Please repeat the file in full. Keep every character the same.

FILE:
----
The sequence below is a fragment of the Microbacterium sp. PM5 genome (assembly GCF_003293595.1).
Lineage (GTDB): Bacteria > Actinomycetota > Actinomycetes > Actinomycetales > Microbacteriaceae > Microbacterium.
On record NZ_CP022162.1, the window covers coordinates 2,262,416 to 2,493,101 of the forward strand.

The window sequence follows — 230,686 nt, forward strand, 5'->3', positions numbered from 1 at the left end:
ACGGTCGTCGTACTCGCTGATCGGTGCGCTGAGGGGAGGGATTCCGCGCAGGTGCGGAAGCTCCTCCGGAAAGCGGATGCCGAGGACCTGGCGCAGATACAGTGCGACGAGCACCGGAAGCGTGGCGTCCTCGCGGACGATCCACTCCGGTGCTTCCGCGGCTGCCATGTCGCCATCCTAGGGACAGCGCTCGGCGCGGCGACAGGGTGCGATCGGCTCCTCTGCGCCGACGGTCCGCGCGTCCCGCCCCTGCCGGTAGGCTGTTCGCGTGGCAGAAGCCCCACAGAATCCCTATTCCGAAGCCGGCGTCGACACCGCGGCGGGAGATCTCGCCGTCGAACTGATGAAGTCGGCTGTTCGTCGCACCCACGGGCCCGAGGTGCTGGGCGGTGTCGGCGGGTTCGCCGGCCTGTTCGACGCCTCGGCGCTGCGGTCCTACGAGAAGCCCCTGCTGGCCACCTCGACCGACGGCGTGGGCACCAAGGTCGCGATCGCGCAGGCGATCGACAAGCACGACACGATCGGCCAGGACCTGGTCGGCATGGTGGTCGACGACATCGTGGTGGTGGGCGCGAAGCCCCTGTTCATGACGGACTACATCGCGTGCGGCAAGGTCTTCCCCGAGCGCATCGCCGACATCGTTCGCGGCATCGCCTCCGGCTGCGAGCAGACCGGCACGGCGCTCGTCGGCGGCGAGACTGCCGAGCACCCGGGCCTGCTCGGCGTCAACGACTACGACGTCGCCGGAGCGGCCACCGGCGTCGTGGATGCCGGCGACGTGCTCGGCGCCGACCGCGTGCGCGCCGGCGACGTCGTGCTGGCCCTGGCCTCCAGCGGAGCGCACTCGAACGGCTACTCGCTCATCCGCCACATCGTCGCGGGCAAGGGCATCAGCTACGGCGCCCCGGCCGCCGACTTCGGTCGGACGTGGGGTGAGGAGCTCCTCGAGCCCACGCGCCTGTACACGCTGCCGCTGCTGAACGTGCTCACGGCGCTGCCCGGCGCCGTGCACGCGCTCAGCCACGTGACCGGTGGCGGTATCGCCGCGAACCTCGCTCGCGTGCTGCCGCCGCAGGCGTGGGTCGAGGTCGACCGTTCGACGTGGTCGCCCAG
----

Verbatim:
The sequence below is a fragment of the Microbacterium sp. PM5 genome (assembly GCF_003293595.1).
Lineage (GTDB): Bacteria > Actinomycetota > Actinomycetes > Actinomycetales > Microbacteriaceae > Microbacterium.
On record NZ_CP022162.1, the window covers coordinates 2,262,416 to 2,493,101 of the forward strand.

The window sequence follows — 230,686 nt, forward strand, 5'->3', positions numbered from 1 at the left end:
ACGGTCGTCGTACTCGCTGATCGGTGCGCTGAGGGGAGGGATTCCGCGCAGGTGCGGAAGCTCCTCCGGAAAGCGGATGCCGAGGACCTGGCGCAGATACAGTGCGACGAGCACCGGAAGCGTGGCGTCCTCGCGGACGATCCACTCCGGTGCTTCCGCGGCTGCCATGTCGCCATCCTAGGGACAGCGCTCGGCGCGGCGACAGGGTGCGATCGGCTCCTCTGCGCCGACGGTCCGCGCGTCCCGCCCCTGCCGGTAGGCTGTTCGCGTGGCAGAAGCCCCACAGAATCCCTATTCCGAAGCCGGCGTCGACACCGCGGCGGGAGATCTCGCCGTCGAACTGATGAAGTCGGCTGTTCGTCGCACCCACGGGCCCGAGGTGCTGGGCGGTGTCGGCGGGTTCGCCGGCCTGTTCGACGCCTCGGCGCTGCGGTCCTACGAGAAGCCCCTGCTGGCCACCTCGACCGACGGCGTGGGCACCAAGGTCGCGATCGCGCAGGCGATCGACAAGCACGACACGATCGGCCAGGACCTGGTCGGCATGGTGGTCGACGACATCGTGGTGGTGGGCGCGAAGCCCCTGTTCATGACGGACTACATCGCGTGCGGCAAGGTCTTCCCCGAGCGCATCGCCGACATCGTTCGCGGCATCGCCTCCGGCTGCGAGCAGACCGGCACGGCGCTCGTCGGCGGCGAGACTGCCGAGCACCCGGGCCTGCTCGGCGTCAACGACTACGACGTCGCCGGAGCGGCCACCGGCGTCGTGGATGCCGGCGACGTGCTCGGCGCCGACCGCGTGCGCGCCGGCGACGTCGTGCTGGCCCTGGCCTCCAGCGGAGCGCACTCGAACGGCTACTCGCTCATCCGCCACATCGTCGCGGGCAAGGGCATCAGCTACGGCGCCCCGGCCGCCGACTTCGGTCGGACGTGGGGTGAGGAGCTCCTCGAGCCCACGCGCCTGTACACGCTGCCGCTGCTGAACGTGCTCACGGCGCTGCCCGGCGCCGTGCACGCGCTCAGCCACGTGACCGGTGGCGGTATCGCCGCGAACCTCGCTCGCGTGCTGCCGCCGCAGGCGTGGGTCGAGGTCGACCGTTCGACGTGGTCGCCCAG